2010-2011: The Mets had no ability to sign a player for market value as their budget allowed them to add about $5 million to their payroll. They signed free agent catcher Ronny Paulino, outfielder Scott Hairston and pitchers Chris Capuano, Chris Young and Taylor Buchholz to 1 year contracts. They also signed free agent reliever DJ Carrasco to a 2 year deal. LHP Jonathon Niese was signed to a 5 year, team friendly contract extension.
Jason Isringhausen, Tim Byrdak and Willie Harris were signed to minor league contracts but made the team and spent the 2011 season with the Mets.
2011-2012: The Mets had a little more freedom to address their bullpen, but not much more in terms to the rest of their team. They signed Frank Francisco to a 2 year deal to be their closer. Free agents Hairston and Byrdak were brought back on 1 year deals. They then signed free agent RHP Jon Rauch and SS Ronny Cedeno to 1 year contracts.
Mike Baxter, who was claimed on waivers a year earlier by the Mets, was re-signed to a minor league contract. Chris Young was also brought back on a minor league contract. Baxter would spent all of 2012 on the Mets roster and Young would pitch exclusively for the Mets once rehab from his shoulder operation was completed.
2012-2013: David Wright was signed to a 7 year contract extension to remain with the Mets. It became an 8 year deal when his 2013 contract was reworked as part of his new deal. The two players who signed MLB deals with the Mets, RHP Shawn Marcum and RHP Brandon Lyon, were both released mid season.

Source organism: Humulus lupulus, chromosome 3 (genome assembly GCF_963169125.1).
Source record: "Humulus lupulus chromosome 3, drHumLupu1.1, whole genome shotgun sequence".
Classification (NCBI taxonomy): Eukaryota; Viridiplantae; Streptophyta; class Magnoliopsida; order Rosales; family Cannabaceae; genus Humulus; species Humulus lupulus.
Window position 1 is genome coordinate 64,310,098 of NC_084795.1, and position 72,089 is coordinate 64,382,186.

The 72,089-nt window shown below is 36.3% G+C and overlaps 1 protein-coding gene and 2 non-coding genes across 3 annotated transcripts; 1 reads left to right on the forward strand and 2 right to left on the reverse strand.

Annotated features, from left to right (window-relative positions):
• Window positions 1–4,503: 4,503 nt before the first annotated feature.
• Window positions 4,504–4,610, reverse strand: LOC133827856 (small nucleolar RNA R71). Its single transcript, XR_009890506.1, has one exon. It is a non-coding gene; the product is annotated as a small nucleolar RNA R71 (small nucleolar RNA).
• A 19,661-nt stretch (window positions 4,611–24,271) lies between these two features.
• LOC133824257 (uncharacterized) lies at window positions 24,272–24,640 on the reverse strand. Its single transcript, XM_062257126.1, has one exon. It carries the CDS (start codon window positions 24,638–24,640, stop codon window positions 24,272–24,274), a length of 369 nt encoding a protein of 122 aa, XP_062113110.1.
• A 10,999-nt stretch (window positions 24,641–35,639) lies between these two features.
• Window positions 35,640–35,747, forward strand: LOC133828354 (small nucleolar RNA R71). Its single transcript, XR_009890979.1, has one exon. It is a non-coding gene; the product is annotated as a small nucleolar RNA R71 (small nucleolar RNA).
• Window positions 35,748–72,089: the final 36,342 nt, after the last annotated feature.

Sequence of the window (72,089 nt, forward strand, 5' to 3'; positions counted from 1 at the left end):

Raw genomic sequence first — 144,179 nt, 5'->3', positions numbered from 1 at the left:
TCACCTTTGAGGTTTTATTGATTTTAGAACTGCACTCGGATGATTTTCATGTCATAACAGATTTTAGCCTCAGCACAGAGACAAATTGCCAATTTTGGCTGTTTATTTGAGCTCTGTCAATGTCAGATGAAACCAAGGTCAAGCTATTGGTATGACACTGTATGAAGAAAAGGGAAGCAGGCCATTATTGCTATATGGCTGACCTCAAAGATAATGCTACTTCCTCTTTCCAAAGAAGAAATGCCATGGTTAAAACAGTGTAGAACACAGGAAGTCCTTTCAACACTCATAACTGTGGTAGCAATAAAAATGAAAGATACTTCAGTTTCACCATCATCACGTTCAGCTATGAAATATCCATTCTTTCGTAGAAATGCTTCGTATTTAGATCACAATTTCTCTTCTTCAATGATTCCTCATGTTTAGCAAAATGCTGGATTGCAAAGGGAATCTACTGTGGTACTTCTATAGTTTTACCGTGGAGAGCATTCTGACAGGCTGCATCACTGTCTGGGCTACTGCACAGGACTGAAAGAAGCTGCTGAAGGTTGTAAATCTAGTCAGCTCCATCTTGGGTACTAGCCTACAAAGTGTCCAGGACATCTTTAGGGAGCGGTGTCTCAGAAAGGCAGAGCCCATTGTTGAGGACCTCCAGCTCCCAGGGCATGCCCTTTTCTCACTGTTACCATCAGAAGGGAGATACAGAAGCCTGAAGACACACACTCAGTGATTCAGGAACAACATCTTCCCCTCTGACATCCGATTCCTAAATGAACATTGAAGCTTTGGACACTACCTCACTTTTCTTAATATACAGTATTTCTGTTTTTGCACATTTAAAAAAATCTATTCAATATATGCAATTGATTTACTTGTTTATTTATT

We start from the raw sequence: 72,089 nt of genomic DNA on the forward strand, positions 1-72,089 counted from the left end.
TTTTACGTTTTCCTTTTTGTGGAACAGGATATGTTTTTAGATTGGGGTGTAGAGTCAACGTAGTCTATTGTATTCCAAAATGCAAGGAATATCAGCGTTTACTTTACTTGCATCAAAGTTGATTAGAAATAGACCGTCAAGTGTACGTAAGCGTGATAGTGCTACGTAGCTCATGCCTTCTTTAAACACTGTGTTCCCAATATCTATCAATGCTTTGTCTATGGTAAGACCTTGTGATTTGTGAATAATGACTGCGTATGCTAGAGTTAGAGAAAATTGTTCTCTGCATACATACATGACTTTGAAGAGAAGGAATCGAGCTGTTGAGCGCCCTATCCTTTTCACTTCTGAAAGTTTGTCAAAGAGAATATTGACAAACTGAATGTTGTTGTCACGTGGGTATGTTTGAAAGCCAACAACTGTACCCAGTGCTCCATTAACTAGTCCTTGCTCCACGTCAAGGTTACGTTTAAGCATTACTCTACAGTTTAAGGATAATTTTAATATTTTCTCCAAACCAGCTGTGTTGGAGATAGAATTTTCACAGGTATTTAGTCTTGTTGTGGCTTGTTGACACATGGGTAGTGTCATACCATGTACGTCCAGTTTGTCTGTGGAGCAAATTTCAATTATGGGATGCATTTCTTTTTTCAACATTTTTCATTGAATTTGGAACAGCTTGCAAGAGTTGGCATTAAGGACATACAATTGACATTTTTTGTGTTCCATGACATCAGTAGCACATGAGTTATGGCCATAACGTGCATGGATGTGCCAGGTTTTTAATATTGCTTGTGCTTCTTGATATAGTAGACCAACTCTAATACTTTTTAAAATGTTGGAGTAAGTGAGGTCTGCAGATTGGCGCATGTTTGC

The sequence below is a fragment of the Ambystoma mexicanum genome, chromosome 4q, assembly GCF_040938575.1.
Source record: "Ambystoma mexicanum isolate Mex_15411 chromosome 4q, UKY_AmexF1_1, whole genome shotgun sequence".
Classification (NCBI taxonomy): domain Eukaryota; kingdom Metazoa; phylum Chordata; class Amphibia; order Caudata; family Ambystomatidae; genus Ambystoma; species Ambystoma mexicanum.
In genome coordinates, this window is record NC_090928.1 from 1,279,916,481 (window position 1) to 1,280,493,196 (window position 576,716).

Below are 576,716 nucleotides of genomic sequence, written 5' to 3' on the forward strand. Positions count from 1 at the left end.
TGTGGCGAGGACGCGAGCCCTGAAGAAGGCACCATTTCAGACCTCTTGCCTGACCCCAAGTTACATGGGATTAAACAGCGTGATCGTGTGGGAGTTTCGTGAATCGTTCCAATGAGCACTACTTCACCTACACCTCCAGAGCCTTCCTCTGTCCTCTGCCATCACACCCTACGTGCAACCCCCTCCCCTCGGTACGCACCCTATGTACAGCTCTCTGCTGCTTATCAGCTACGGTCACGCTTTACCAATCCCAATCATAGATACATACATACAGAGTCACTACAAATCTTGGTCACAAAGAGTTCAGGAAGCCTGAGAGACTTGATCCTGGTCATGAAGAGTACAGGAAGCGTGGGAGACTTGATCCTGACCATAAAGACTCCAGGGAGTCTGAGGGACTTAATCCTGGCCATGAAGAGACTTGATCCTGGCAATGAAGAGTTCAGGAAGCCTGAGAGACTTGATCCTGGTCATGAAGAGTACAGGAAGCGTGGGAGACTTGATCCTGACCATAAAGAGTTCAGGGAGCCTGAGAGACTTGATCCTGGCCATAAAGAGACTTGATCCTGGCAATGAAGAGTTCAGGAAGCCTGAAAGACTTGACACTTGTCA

This was arguably the Mets best offseason in getting value out of minor league contract signings. OF Marlon Byrd had an all star type season before being traded to the Pittsburgh Pirates. RHP Latroy Hawkins was one of the best relievers in the Mets pen in 2013 and served as the closer for the last couple months of the year. LHP Scott Rice established himself as a solid option as a left hand only one out reliever. They also got contributions from RHP Carlos Torres, who was an excellent swing man who can either start or relieve and SS Omar Quintanilla, who took over as the everyday SS a couple months into the season.
I agree that there is some value in being able to get undervalued players to fill roles on a team. However, it cannot be the saving grace of an offseason. The thought from some who follow the Mets front office is the fact that they may use their payroll flexibility to fill multiple needs as opposed to signing that one big free agent. Nothing wrong with that. It is with all hopes and expectations that the Mets will be interested in signing proven players to multi-year deals. Not counting Wright and Niese's extensions, the Mets have signed to players in three offseasons to contacts of more than one year. Among free agents that have been signed from other organizations, the Mets have given major league contracts to just nine other players. That is an average of three free agents to 1 year deals each offseason (plus less than one 2 year deal).
I think this offseason will be much different than the past three. The Mets have visible needs in the outfield, the bullpen and for at least one proven starting pitcher. They have to consider adding a new SS and 1B, in addition to possibly an additional starting pitcher (2). In year four of the new regime, the Mets are expected to be a competitive, playoff caliber team going into 2014. The weaknesses need to be addressed. Though some could be filled throughout trades, expect the Mets to have, hands down, their most productive offseason in regards to the free agent market. It cannot be much worse than the past three offseasons. (Within the team's control or not.)